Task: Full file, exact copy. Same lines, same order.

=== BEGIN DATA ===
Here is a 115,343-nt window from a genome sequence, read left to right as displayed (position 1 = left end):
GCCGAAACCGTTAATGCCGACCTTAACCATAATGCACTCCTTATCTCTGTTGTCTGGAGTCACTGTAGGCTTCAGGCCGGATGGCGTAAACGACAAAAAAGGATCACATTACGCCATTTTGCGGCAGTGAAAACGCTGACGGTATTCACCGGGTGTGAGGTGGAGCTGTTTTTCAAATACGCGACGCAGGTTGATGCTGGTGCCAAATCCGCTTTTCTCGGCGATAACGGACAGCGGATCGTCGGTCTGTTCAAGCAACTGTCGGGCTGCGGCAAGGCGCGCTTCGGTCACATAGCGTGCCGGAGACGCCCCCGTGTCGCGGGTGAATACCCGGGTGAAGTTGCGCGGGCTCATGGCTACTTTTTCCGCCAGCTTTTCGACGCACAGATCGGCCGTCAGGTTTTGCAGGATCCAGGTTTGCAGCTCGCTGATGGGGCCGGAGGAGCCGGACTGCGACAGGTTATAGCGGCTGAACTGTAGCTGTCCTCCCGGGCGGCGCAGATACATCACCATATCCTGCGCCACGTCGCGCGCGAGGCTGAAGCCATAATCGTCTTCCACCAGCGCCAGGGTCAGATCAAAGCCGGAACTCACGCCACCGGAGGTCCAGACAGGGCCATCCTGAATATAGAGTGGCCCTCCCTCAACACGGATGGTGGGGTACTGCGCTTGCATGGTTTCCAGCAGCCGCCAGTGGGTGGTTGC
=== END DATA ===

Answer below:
Here is a 115,343-nt window from a genome sequence, read left to right as displayed (position 1 = left end):
GCCGAAACCGTTAATGCCGACCTTAACCATAATGCACTCCTTATCTCTGTTGTCTGGAGTCACTGTAGGCTTCAGGCCGGATGGCGTAAACGACAAAAAAGGATCACATTACGCCATTTTGCGGCAGTGAAAACGCTGACGGTATTCACCGGGTGTGAGGTGGAGCTGTTTTTCAAATACGCGACGCAGGTTGATGCTGGTGCCAAATCCGCTTTTCTCGGCGATAACGGACAGCGGATCGTCGGTCTGTTCAAGCAACTGTCGGGCTGCGGCAAGGCGCGCTTCGGTCACATAGCGTGCCGGAGACGCCCCCGTGTCGCGGGTGAATACCCGGGTGAAGTTGCGCGGGCTCATGGCTACTTTTTCCGCCAGCTTTTCGACGCACAGATCGGCCGTCAGGTTTTGCAGGATCCAGGTTTGCAGCTCGCTGATGGGGCCGGAGGAGCCGGACTGCGACAGGTTATAGCGGCTGAACTGTAGCTGTCCTCCCGGGCGGCGCAGATACATCACCATATCCTGCGCCACGTCGCGCGCGAGGCTGAAGCCATAATCGTCTTCCACCAGCGCCAGGGTCAGATCAAAGCCGGAACTCACGCCACCGGAGGTCCAGACAGGGCCATCCTGAATATAGAGTGGCCCTCCCTCAACACGGATGGTGGGGTACTGCGCTTGCATGGTTTCCAGCAGCCGCCAGTGGGTGGTTGC